Impact of the Covid 19 pandemic on preclinical teaching in medical schools-Lessons learned
Keywords:Online medical education, Medical education during lockdown, Impact of COVID19 on education
Objectives: The authors analyzed the weaknesses and areas of opportunities with the online teaching imposed by the COVID19 lockdown, and the new measures adopted to control the online examinations for medical students.
Method: In addition to personalized question sets we had location mapping and Open Broadcaster Software (OBS) for monitoring students during the exams as well as disabling the back-button during examination.
Results: The academic year was successfully completed on time. There was no change in the exams format or scope, yet the results were similar in terms of grade distribution, average and standard deviation as well as the validity and reliability scores.
The students’ perception of online teaching was evaluated through a survey. It revealed the importance and added value of online teaching but also exposed the gaps related to lecturers’ preparedness and need for training.
Conclusion: The online experience was a valuable lesson for us, as we discovered not only the weaknesses or areas to improve, but also new ways and opportunities that can be explored to enhance the learning experience.
Our plan is to introduce online teaching gradually to all modules and align it with students’ readiness through direct implications of students; however, every center should develop its own long-term plan to address its own problems and weaknesses.
Bediang, G., Stoll, B., Geissbuhle,r A., Klonn, A., et al. (2013) ‘Computer literacy and e-learning perception in Cameroon; the case of Yaounde Faculty of Medicine and Biomedical Sciences’, BMC Medical Education, 13(57), pp. 1-8. DOI: https://doi.org/10.1186/1472-6920-13-57
Bhagat, V., Haque, M., Yasrul, I., Husain, R., et al. (2016) ‘Emotional maturity of medical students impacting their adult learning skill in a newly established public medical school at the east coast of Malaysian Peninsula’ Advances in Medical Education and Practice, 7, pp. 575-584. DOI: https://doi.org/10.2147/AMEP.S117915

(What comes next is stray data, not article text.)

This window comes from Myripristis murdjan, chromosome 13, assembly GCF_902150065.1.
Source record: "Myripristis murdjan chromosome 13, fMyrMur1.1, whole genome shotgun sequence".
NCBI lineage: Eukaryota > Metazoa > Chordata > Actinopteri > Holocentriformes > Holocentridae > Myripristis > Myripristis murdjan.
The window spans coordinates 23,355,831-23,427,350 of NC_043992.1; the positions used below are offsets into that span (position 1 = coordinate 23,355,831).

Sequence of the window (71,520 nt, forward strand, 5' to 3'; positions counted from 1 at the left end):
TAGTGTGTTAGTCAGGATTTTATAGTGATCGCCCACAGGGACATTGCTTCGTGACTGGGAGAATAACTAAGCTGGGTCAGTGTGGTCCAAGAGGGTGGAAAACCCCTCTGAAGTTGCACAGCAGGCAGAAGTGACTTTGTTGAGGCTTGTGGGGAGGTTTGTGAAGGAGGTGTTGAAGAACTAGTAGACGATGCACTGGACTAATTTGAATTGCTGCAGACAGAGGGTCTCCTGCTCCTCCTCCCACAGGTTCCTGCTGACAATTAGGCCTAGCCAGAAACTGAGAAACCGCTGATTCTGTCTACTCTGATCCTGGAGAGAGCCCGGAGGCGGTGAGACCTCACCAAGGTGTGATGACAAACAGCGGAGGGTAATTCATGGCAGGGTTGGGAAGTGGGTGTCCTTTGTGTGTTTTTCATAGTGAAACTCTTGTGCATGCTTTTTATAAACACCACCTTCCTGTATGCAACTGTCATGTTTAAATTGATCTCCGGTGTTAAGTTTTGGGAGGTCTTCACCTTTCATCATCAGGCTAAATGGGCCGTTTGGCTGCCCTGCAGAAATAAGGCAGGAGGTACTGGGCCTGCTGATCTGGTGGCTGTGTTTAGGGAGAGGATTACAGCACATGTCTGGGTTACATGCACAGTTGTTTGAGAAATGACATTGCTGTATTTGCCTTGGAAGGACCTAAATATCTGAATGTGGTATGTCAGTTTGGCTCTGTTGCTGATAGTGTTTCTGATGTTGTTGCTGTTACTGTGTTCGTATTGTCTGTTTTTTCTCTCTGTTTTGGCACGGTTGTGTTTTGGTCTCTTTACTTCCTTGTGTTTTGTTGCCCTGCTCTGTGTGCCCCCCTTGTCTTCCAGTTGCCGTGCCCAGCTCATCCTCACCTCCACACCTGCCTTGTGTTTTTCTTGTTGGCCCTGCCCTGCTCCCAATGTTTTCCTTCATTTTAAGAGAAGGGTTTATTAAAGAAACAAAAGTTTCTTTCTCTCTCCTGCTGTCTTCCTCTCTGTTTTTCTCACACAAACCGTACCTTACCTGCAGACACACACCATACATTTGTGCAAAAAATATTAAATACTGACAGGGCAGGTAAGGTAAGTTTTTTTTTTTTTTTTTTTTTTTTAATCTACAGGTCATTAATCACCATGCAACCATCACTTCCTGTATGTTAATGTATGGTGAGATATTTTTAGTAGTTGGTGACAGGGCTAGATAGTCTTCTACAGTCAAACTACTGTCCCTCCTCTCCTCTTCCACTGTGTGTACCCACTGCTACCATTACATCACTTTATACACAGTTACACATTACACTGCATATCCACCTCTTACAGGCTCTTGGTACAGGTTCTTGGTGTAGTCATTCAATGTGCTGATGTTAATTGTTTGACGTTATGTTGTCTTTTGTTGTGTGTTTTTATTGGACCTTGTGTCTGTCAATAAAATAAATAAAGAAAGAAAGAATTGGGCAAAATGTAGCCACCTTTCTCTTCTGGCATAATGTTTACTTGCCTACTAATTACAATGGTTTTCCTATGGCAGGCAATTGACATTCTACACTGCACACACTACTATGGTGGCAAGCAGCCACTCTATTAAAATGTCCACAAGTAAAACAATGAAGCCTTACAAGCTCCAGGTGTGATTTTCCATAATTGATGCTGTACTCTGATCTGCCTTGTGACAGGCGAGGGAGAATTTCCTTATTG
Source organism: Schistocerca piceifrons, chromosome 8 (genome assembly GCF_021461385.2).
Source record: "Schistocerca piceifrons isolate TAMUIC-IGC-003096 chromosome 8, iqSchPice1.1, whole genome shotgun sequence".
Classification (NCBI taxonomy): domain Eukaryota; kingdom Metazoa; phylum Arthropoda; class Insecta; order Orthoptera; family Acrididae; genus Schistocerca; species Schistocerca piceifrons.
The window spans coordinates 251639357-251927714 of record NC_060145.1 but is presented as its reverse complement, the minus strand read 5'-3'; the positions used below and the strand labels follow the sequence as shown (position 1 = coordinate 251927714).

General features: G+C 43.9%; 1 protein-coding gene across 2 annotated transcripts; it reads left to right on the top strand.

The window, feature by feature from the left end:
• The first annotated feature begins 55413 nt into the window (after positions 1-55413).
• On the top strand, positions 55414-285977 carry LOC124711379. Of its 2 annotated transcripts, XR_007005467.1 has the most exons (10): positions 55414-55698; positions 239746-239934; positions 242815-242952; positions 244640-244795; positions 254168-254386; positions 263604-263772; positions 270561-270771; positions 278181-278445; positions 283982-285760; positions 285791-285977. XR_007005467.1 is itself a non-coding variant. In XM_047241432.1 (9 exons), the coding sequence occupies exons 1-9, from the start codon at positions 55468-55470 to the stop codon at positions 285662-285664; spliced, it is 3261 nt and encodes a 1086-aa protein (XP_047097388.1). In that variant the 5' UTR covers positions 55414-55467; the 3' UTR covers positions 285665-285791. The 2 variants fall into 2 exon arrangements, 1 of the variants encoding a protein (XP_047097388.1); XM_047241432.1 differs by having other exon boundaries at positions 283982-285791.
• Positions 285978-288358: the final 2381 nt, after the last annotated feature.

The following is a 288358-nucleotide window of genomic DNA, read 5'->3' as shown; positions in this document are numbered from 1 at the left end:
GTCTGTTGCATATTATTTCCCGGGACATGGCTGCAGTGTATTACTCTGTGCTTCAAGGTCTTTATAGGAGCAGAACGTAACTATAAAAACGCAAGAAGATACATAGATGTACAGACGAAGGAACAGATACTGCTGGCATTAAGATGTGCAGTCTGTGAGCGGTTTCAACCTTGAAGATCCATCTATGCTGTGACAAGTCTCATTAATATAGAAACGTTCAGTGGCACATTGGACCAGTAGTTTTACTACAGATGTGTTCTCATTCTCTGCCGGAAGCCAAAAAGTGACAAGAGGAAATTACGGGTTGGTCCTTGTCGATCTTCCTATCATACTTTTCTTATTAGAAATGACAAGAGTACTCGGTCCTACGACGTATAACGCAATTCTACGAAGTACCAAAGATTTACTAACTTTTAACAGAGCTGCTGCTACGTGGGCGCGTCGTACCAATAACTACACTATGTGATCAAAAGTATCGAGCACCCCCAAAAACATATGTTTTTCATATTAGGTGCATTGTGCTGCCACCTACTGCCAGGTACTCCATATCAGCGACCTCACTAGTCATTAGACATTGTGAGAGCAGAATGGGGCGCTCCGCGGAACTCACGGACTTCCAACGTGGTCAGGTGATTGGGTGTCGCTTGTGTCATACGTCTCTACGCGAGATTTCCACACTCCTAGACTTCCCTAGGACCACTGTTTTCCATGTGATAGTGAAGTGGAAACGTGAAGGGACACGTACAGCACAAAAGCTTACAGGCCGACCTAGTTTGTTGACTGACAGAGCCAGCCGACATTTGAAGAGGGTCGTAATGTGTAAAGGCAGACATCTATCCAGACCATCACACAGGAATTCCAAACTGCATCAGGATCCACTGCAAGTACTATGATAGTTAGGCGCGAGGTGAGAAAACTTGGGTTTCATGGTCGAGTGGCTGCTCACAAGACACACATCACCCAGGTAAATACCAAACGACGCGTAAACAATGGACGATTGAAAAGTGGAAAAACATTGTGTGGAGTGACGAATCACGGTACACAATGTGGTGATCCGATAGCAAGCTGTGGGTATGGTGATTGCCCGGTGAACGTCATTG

Brecht, H. (2012) ‘Learning from Online Video Lectures’ Journal of Information and Education Technology, 11, pp. 227-250. DOI: https://doi.org/10.28945/1712
Cigdem, H. and Ozturk, M. (2016) ‘Critical Components of online learning readiness and their relationships with learner achievement’ Turkish Online Journal of Distance Education, 17(2), pp. 1302-6488. DOI: https://doi.org/10.17718/tojde.09105
Mayer, R. and Johnson, C. (2008) ‘Revising the redundancy principle in multimedia learning’ Journal of Educational Psychology, 100(2), pp.380-386. DOI: https://doi.org/10.1037/0022-06220.127.116.110
O’Doherty, D., Dromet, M., Lougheed, J., Hannigan, A. et al. (2018) ‘Barriers and solutions to online learning in medical education– an integrative review’ BMC Medical Education, 18, pp.130. DOI: https://doi.org/10.1186/s12909-018-1240-0
Petterson, F. and Olofsson, A. (2015) ‘Implementing distance teaching at a large scale in medical education: A struggle between dominant and non-dominant teaching activities’ Education and Information Technologies, 20, pp.359-380. DOI: https://doi.org/10.1007/s10639-013-9289-1
Royal, K., Gilliland, K. and Dent, G. (2014) ‘A Student‐Led Methodology for Evaluating Curricular Redundancy’ Journal of Multidisciplinary Evaluation, 10, pp.1-8.
Schimming, L. (2008) ’Measuring medical student preference: a comparison of classroom versus online instruction for teaching PubMed’.Journal of Medical Library Association, 96(3), pp. 217-222. DOI: https://doi.org/10.3163/1536-5050.96.3.007
Tapper, J., Batty D. and Savage, M. (2020) https://www.theguardian.com/2020/mar/22/coronavirus-forces-medical-students-sit-final-exams-online. [accessed may 2020].
Walsh, K. (2015) ‘Point of View: Online assessment in medical education-current trends and future directions’ Malawi Medical Journal, 27(2), pp. 71-72. DOI: https://doi.org/10.4314/mmj.v27i2.8
Zeki, C. (2009) ‘The importance of non-verbal communication in classroom management’ Procedia Social and Behavioral Sciences, 1, pp. 1443-1449. DOI: https://doi.org/10.1016/j.sbspro.2009.01.254
How to Cite
Copyright (c) 2021 Ghassan Nabbout, Camille Nassar
This work is licensed under a Creative Commons Attribution-NoDerivatives 4.0 International License.
Copyrights for articles published in IJIER journals are retained by the authors, with first publication rights granted to the journal. The journal/publisher is not responsible for subsequent uses of the work. It is the author's responsibility to bring an infringement action if so desired by the author for more visit Copyright & License.